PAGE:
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A Literature Survey on Wireless Power Transfer for Biomedical Devices

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      Abstract

      This paper provides a review and survey of research on power transfer for biomedical applications based on inductive coupling. There is interest in wireless power transfer (WPT) for implantable and wearable biomedical devices, for example, heart pacemaker or implantable electrocardiogram (ECG) recorders. This paper concentrates on the applications based on near-field power transfer methods, summarizes the main design features in the recent literature, and provides some information about the system model and coil optimization.

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      Most cited references 43

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      Wireless power transfer via strongly coupled magnetic resonances.

      Using self-resonant coils in a strongly coupled regime, we experimentally demonstrated efficient nonradiative power transfer over distances up to 8 times the radius of the coils. We were able to transfer 60 watts with approximately 40% efficiency over distances in excess of 2 meters. We present a quantitative model describing the power transfer, which matches the experimental results to within 5%. We discuss the practical applicability of this system and suggest directions for further study.
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        Design and optimization of resonance-based efficient wireless power delivery systems for biomedical implants.

        Resonance-based wireless power delivery is an efficient technique to transfer power over a relatively long distance. This technique typically uses four coils as opposed to two coils used in conventional inductive links. In the four-coil system, the adverse effects of a low coupling coefficient between primary and secondary coils are compensated by using high-quality (Q) factor coils, and the efficiency of the system is improved. Unlike its two-coil counterpart, the efficiency profile of the power transfer is not a monotonically decreasing function of the operating distance and is less sensitive to changes in the distance between the primary and secondary coils. A four-coil energy transfer system can be optimized to provide maximum efficiency at a given operating distance. We have analyzed the four-coil energy transfer systems and outlined the effect of design parameters on power-transfer efficiency. Design steps to obtain the efficient power-transfer system are presented and a design example is provided. A proof-of-concept prototype system is implemented and confirms the validity of the proposed analysis and design techniques. In the prototype system, for a power-link frequency of 700 kHz and a coil distance range of 10 to 20 mm, using a 22-mm diameter implantable coil resonance-based system shows a power-transfer efficiency of more than 80% with an enhanced operating range compared to ~40% efficiency achieved by a conventional two-coil system.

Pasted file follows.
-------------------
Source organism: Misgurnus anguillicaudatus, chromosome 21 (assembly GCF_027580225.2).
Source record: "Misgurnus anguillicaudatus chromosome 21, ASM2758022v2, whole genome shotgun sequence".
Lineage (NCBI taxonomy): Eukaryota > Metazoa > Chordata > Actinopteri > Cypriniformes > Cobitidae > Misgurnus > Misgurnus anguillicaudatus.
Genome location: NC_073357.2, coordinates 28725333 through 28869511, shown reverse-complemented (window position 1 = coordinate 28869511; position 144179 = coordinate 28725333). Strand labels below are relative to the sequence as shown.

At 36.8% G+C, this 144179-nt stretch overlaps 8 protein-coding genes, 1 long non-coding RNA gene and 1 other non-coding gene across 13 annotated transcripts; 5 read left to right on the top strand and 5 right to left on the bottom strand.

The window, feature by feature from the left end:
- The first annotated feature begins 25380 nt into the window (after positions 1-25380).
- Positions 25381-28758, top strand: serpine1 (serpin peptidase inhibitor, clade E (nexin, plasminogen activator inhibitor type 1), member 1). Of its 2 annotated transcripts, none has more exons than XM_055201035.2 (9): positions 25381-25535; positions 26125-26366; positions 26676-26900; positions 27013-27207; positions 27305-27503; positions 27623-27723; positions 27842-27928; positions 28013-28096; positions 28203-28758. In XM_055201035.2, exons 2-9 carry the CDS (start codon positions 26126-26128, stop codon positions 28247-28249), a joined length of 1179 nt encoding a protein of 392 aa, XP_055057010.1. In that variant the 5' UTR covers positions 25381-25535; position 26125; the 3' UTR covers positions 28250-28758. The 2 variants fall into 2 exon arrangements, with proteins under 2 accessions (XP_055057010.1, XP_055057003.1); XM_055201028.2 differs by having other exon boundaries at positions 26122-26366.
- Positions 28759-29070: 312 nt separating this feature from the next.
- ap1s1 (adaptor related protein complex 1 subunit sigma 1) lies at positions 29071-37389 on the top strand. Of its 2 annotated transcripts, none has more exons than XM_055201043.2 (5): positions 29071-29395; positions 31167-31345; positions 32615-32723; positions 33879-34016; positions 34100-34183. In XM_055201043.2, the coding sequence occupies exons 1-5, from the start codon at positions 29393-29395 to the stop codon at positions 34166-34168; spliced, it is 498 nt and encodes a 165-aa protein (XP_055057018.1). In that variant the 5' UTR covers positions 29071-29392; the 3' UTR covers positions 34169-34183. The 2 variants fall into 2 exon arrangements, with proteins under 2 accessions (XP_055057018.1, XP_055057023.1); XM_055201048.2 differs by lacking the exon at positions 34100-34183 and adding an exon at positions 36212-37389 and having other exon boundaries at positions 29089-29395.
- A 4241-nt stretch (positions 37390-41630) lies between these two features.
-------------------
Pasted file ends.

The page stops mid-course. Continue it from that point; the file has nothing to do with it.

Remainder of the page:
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          Design and optimization of printed spiral coils for efficient transcutaneous inductive power transmission.

           M Ghovanloo (2007)
          The next generation of implantable high-power neuroprosthetic devices such as visual prostheses and brain computer interfaces are going to be powered by transcutaneous inductive power links formed between a pair of printed spiral coils (PSC) that are batch-fabricated using micromachining technology. Optimizing the power efficiency of the wireless link is imperative to minimize the size of the external energy source, heating dissipation in the tissue, and interference with other devices. Previous design methodologies for coils made of 1-D filaments are not comprehensive and accurate enough to consider all geometrical aspects of PSCs with planar 3-D conductors as well as design constraints imposed by implantable device application and fabrication technology. We have outlined the theoretical foundation of optimal power transmission efficiency in an inductive link, and combined it with semi-empirical models to predict parasitic components in PSCs. We have used this foundation to devise an iterative PSC design methodology that starts with a set of realistic design constraints and ends with the optimal PSC pair geometries. We have executed this procedure on two design examples at 1 and 5 MHz achieving power transmission efficiencies of 41.2% and 85.8%, respectively, at 10-mm spacing. All results are verified with simulations using a commercial field solver (HFSS) as well as measurements using PSCs fabricated on printed circuit boards.
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            Author and article information

            Affiliations
            [1 ]Electrical Engineering Department, University of North Dakota, Grand Forks, ND 58203, USA
            Journal
            International Journal of Antennas and Propagation
            International Journal of Antennas and Propagation
            Hindawi Limited
            1687-5869
            1687-5877
            2018
            2018
            : 2018
            : 1-11
            10.1155/2018/4382841
            © 2018

            http://creativecommons.org/licenses/by/4.0/

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